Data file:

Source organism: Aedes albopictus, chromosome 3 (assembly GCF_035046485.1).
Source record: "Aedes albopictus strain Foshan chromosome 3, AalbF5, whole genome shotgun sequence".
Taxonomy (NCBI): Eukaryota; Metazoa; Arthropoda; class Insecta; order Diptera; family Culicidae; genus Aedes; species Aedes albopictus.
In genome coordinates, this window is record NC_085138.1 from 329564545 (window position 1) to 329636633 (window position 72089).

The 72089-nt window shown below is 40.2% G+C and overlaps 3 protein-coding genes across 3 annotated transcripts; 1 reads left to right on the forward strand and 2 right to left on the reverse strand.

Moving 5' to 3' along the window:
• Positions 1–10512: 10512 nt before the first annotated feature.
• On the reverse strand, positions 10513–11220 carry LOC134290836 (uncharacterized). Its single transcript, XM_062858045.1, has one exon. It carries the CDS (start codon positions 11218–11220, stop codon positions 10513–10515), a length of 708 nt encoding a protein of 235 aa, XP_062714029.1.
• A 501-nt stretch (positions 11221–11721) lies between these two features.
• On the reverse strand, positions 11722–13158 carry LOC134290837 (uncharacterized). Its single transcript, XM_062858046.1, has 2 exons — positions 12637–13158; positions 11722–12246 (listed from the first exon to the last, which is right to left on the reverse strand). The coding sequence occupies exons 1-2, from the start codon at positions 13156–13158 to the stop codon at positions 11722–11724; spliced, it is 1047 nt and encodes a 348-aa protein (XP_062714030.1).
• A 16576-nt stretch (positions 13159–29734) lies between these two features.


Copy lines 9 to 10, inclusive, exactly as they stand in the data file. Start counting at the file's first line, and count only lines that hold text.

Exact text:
• A 501-nt stretch (positions 11221–11721) lies between these two features.
• On the reverse strand, positions 11722–13158 carry LOC134290837 (uncharacterized). Its single transcript, XM_062858046.1, has 2 exons — positions 12637–13158; positions 11722–12246 (listed from the first exon to the last, which is right to left on the reverse strand). The coding sequence occupies exons 1-2, from the start codon at positions 13156–13158 to the stop codon at positions 11722–11724; spliced, it is 1047 nt and encodes a 348-aa protein (XP_062714030.1).